Sunday, May 26, 2013

Happy Memorial Day!

I have always been confused about Memorial Day. I guess maybe because in some ways I can be sticklers for rules. It still is ingrained in me not to wear white after Labor Day and before Easter, although I do force myself to do so on occasion just so I can say "I'm not a slave to fashion", which I really am not...believe me. Oh but back to Memorial Day *okie wonders if anyone saw that squirrel run across her laptop*. As a child I remember going to the cemetery with my mother as she put flowers on the graves of my brother, sister and grandpa and it always confused me since in school we were taught Memorial Day was to commemorate and remember those who served our country in the Armed Forces, so for the life of me I could never figure out why everyone got flowers on their graves. Although I will admit I do not want flowers on my grave, oh heck I don't even want to be buried...I want to be burned and flushed down the toilet while everyone cheers with a Margarita! And if you think I am kiddin, then you just don't know me very well!

Circa 1942
But on this Memorial Day weekend I want to share a little story. My daddy *okie still wonders why in the south a father is always a daddy no matter how old the daughter gets* quit school two weeks into his Senior year so he could join the Navy and serve his country during World War II. Daddy wouldn't turn 18 until November so his dad had to go down and sign papers so he could join. Daddy was never able to finish his high school education and drilled the importance of education into my head, not sure why I was the chosen one in the family to have this preached but I held the importance very close and followed through, even after his death.

Since Daddy fought in WWII he taught me something that most people do not understand today, as an American I have "rights" but those rights are only allowed to stay in place because others have been willing to fight and die to ensure MY FREEDOM. He taught me about patriotism, respect for the flag, national anthem and pledge of allegiance. He taught me what the words meant and not to just listen to those words but to FEEL what it is to be patriotic to our great nation. In our house if the National Anthem came on the TV you stopped whatever you were doing and listened and did not move until it was over, to do otherwise was unthinkable. To this day I can rarely listen to the National Anthem without tears coming to my eyes. Every morning at school when we say the Pledge of Allegiance I mean every word I am saying, much to the extent that when I see someone burning an American Flag I would like to go explain to them and have them understand what my daddy taught me and if they didn't get it...well I would just shoot them in the head and call it a day. Luckily my Super Ego is strong than my Id, at least on most days.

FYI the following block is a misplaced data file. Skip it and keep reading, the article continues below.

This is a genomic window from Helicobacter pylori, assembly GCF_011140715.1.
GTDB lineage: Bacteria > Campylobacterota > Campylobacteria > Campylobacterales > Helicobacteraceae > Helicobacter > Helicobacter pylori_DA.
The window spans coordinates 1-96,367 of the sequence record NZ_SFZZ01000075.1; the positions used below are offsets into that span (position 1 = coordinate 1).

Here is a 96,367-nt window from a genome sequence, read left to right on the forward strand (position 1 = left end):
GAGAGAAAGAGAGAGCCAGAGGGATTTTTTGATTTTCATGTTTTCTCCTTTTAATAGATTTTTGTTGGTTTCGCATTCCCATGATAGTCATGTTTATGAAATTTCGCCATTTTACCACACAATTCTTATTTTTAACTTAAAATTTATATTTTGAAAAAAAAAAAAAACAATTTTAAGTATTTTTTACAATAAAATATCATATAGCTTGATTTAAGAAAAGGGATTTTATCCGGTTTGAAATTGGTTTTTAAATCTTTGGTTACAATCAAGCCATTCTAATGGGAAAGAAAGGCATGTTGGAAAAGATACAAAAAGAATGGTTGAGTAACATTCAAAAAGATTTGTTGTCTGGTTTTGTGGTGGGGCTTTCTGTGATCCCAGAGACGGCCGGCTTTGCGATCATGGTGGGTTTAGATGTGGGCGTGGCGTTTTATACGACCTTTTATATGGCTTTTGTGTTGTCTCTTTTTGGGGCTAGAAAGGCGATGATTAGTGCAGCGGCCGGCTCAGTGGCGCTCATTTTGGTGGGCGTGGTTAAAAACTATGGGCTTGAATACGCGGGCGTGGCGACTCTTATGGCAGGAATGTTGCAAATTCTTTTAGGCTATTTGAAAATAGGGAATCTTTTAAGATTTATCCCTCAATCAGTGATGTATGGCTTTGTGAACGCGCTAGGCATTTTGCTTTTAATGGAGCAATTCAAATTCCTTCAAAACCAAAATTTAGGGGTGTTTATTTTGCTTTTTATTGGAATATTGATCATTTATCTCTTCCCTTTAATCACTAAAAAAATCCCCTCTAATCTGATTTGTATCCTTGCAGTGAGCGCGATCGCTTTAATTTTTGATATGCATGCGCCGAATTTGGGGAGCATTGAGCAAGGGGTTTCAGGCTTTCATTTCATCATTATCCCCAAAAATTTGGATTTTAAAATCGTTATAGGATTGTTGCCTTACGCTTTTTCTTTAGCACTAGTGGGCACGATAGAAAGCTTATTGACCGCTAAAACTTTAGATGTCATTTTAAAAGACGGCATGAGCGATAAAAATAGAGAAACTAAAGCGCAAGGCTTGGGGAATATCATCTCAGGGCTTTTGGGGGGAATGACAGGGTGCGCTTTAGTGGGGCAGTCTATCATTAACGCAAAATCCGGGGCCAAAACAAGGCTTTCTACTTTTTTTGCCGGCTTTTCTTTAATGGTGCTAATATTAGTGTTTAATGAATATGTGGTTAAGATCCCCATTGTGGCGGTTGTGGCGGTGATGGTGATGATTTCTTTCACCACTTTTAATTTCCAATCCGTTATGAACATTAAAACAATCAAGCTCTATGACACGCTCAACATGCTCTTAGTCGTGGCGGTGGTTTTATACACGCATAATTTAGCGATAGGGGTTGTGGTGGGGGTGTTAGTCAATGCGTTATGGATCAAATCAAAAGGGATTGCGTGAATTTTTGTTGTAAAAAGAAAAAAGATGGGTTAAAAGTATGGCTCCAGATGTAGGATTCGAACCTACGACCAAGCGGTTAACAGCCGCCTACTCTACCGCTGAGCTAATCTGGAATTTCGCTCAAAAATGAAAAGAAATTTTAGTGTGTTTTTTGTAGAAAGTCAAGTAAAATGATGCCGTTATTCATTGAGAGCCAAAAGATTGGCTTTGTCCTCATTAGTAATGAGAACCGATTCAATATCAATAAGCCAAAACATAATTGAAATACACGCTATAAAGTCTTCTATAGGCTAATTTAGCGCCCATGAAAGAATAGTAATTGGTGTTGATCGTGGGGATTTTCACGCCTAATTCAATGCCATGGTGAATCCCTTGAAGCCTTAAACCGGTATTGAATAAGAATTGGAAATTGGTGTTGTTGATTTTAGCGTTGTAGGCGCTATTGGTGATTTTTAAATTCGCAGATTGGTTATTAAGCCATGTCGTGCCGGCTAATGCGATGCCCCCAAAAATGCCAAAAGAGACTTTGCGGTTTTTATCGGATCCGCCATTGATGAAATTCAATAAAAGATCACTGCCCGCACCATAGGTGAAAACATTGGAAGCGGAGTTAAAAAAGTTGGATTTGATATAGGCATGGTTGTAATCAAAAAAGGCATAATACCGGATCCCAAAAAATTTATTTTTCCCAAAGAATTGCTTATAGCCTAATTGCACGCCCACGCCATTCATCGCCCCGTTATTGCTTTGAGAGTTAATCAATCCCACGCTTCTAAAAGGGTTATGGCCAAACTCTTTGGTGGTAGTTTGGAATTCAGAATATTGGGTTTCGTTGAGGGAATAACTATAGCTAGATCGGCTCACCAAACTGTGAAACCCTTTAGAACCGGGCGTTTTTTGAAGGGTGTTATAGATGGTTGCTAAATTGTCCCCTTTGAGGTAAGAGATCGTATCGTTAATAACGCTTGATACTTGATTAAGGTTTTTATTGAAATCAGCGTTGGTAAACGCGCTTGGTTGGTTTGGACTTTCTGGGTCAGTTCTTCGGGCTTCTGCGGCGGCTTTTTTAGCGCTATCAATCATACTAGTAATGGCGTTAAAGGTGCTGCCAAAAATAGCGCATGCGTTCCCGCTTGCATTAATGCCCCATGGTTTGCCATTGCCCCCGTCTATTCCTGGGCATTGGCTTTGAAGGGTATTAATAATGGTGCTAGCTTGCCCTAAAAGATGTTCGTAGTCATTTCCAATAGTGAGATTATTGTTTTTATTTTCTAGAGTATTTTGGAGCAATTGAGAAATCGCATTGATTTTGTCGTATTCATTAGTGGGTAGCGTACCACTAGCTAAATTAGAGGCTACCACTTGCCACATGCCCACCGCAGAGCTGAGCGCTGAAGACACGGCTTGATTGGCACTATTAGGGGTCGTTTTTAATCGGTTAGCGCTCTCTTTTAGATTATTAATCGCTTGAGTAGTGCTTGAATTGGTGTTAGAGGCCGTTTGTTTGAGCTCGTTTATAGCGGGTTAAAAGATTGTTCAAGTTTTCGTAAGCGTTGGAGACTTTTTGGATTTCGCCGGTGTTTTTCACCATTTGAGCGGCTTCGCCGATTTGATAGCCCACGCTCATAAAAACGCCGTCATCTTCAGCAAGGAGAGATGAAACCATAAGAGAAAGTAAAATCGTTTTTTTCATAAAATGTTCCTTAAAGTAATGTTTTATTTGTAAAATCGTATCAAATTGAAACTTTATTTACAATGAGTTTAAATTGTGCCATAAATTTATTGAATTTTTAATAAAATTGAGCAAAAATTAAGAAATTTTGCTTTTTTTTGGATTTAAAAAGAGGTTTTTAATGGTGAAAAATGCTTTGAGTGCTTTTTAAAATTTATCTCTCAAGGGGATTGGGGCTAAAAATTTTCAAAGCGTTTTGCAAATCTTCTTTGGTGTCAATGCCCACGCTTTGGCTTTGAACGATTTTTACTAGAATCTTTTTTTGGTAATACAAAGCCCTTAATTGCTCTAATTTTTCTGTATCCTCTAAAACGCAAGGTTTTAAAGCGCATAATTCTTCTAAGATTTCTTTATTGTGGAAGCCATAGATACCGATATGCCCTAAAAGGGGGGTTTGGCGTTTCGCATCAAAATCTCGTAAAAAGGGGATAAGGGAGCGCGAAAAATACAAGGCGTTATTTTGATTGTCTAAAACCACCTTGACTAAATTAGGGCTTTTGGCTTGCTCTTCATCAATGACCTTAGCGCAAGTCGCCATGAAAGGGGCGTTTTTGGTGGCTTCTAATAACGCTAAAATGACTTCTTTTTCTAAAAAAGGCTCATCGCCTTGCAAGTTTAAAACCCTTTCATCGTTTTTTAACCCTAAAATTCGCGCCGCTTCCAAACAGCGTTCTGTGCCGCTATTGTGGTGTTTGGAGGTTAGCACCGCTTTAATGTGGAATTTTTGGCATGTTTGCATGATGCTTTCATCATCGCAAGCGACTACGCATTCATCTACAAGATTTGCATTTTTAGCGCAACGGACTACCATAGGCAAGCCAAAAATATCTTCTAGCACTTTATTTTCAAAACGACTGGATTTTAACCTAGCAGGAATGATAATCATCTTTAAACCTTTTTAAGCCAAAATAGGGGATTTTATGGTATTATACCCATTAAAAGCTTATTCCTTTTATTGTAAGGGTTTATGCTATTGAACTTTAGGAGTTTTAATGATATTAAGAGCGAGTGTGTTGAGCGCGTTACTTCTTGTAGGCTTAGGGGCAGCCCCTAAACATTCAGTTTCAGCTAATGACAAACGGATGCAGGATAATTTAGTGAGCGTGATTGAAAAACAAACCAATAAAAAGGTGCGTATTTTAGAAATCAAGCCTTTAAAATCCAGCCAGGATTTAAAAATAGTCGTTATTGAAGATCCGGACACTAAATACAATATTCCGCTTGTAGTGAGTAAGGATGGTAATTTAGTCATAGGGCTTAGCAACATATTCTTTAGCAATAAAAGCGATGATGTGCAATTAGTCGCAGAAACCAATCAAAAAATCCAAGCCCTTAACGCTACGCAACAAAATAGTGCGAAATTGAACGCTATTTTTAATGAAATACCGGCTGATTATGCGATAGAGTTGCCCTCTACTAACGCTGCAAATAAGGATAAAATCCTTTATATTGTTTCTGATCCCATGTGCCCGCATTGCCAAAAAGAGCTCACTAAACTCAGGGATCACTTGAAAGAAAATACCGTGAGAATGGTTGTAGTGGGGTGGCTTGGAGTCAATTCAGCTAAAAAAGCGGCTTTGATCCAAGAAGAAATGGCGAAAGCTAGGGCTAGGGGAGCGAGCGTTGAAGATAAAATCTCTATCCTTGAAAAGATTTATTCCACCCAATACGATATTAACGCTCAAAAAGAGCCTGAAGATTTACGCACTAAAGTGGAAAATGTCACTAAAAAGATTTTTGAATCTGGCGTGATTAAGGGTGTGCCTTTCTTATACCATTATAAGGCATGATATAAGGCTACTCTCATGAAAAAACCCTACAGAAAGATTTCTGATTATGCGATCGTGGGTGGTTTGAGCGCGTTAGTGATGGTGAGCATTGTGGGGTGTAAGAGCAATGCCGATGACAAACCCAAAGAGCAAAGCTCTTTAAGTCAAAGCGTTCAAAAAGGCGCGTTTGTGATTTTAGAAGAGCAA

I have never went to my daddy's grave on Memorial day so I can pay my respects. Over the years I have shown my respect in a different way. Every time I saw someone who was in one way or another identified as a WWII veteran, I would walk up to them *okie remembers choking back tears most of the times* and thank them for ensuring my freedom. I let them know my father also served in that fateful war that still allows us to have our freedom to this day and that he taught me about what it means to be patriotic and love my country and those who served and fought for THE GREAT UNITED STATES OF AMERICA.

So with this little story I would like to tell all of you have a Happy Memorial Day and if you see a veteran of the Armed Services then tell them thank you for ensuring your freedom.

13 comments: